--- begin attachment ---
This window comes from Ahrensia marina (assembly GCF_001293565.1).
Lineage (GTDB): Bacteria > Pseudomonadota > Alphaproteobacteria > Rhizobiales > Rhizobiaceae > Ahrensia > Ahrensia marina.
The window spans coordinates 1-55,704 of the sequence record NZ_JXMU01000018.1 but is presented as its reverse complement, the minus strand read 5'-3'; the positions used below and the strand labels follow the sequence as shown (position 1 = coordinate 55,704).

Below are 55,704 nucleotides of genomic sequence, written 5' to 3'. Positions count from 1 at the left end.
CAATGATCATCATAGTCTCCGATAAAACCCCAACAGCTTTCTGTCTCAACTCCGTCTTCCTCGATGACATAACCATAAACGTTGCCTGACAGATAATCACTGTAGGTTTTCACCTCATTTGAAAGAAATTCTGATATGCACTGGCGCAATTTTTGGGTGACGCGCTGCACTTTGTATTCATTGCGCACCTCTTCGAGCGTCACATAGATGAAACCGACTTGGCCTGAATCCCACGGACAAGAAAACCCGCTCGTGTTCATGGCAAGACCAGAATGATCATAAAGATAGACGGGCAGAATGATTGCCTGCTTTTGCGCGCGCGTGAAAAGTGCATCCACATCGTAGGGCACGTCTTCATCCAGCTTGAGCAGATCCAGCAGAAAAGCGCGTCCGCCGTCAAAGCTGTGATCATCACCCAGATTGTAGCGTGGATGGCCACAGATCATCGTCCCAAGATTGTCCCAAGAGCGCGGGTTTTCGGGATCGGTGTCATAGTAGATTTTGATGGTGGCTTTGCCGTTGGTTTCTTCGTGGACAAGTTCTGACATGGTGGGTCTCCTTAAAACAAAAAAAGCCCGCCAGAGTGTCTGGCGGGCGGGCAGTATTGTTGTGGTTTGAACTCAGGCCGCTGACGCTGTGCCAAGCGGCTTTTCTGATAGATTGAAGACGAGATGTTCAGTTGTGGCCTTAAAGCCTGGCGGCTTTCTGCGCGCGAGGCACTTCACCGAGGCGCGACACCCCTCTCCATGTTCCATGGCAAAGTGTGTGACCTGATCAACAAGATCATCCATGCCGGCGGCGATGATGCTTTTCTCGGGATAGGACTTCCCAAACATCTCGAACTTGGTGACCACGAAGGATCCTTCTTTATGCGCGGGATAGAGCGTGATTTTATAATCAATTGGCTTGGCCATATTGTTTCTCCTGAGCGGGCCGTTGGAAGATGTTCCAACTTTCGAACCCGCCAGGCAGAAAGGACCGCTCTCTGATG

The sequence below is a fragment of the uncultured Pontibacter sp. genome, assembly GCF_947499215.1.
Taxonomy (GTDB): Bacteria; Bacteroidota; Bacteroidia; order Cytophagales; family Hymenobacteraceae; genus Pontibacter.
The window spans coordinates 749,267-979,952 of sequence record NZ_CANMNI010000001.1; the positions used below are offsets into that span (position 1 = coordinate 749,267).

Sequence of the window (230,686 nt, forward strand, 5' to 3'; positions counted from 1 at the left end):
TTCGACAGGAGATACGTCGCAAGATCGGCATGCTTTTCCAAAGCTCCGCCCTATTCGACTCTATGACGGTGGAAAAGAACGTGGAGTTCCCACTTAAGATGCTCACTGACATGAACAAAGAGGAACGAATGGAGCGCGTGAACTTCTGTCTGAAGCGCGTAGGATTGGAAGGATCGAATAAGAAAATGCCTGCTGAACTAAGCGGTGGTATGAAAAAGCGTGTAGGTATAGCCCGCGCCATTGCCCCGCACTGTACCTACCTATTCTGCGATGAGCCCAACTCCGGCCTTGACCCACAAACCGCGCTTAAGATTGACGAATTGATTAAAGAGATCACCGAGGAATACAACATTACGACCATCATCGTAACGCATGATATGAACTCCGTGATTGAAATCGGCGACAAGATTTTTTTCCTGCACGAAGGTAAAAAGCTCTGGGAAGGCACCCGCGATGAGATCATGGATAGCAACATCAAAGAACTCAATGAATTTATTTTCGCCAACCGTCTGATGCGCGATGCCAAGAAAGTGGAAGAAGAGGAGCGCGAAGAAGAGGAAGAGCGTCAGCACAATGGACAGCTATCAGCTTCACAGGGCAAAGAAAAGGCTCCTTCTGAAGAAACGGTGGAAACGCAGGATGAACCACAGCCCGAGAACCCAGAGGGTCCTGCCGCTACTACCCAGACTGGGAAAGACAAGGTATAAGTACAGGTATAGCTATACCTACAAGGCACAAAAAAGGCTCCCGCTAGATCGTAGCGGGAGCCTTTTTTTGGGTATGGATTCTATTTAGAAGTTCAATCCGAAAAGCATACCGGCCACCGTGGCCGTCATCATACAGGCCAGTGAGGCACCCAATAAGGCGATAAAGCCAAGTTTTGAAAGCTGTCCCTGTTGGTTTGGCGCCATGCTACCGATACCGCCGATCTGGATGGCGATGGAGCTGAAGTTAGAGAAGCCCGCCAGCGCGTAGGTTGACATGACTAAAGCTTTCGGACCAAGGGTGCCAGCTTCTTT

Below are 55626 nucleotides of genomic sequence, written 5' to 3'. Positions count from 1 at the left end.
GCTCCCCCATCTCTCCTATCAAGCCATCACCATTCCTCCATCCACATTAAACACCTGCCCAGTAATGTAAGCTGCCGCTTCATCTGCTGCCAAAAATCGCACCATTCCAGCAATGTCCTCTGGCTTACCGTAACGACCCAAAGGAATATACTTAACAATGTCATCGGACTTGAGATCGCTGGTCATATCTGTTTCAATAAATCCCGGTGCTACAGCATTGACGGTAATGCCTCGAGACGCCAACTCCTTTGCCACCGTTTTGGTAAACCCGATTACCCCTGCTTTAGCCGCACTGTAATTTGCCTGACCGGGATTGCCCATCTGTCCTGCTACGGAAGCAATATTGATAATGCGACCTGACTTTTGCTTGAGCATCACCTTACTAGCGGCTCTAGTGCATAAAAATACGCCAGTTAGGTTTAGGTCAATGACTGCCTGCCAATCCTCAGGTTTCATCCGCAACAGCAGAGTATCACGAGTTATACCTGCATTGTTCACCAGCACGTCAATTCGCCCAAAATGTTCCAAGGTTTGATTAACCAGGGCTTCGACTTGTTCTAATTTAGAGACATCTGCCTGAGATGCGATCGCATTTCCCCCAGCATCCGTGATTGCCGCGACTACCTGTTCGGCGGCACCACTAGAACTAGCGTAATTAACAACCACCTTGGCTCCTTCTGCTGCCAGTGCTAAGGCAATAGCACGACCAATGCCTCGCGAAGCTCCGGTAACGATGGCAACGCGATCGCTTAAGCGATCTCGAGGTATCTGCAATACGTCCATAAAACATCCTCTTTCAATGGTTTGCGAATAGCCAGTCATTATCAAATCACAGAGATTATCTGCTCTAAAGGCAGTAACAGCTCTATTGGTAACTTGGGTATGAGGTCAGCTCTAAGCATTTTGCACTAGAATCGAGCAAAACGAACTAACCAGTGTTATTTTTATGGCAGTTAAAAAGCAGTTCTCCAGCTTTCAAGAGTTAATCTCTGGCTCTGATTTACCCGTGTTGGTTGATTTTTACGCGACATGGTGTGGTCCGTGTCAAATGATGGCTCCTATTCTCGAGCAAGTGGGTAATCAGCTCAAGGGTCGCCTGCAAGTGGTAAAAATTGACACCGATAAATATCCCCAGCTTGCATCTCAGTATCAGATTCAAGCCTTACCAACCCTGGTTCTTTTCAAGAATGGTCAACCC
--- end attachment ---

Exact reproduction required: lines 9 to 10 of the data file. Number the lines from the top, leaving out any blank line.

Sequence of the window (230,686 nt, forward strand, 5' to 3'; positions counted from 1 at the left end):
TTCGACAGGAGATACGTCGCAAGATCGGCATGCTTTTCCAAAGCTCCGCCCTATTCGACTCTATGACGGTGGAAAAGAACGTGGAGTTCCCACTTAAGATGCTCACTGACATGAACAAAGAGGAACGAATGGAGCGCGTGAACTTCTGTCTGAAGCGCGTAGGATTGGAAGGATCGAATAAGAAAATGCCTGCTGAACTAAGCGGTGGTATGAAAAAGCGTGTAGGTATAGCCCGCGCCATTGCCCCGCACTGTACCTACCTATTCTGCGATGAGCCCAACTCCGGCCTTGACCCACAAACCGCGCTTAAGATTGACGAATTGATTAAAGAGATCACCGAGGAATACAACATTACGACCATCATCGTAACGCATGATATGAACTCCGTGATTGAAATCGGCGACAAGATTTTTTTCCTGCACGAAGGTAAAAAGCTCTGGGAAGGCACCCGCGATGAGATCATGGATAGCAACATCAAAGAACTCAATGAATTTATTTTCGCCAACCGTCTGATGCGCGATGCCAAGAAAGTGGAAGAAGAGGAGCGCGAAGAAGAGGAAGAGCGTCAGCACAATGGACAGCTATCAGCTTCACAGGGCAAAGAAAAGGCTCCTTCTGAAGAAACGGTGGAAACGCAGGATGAACCACAGCCCGAGAACCCAGAGGGTCCTGCCGCTACTACCCAGACTGGGAAAGACAAGGTATAAGTACAGGTATAGCTATACCTACAAGGCACAAAAAAGGCTCCCGCTAGATCGTAGCGGGAGCCTTTTTTTGGGTATGGATTCTATTTAGAAGTTCAATCCGAAAAGCATACCGGCCACCGTGGCCGTCATCATACAGGCCAGTGAGGCACCCAATAAGGCGATAAAGCCAAGTTTTGAAAGCTGTCCCTGTTGGTTTGGCGCCATGCTACCGATACCGCCGATCTGGATGGCGATGGAGCTGAAGTTAGAGAAGCCCGCCAGCGCGTAGGTTGACATGACTAAAGCTTTCGGACCAAGGGTGCCAGCTTCTTT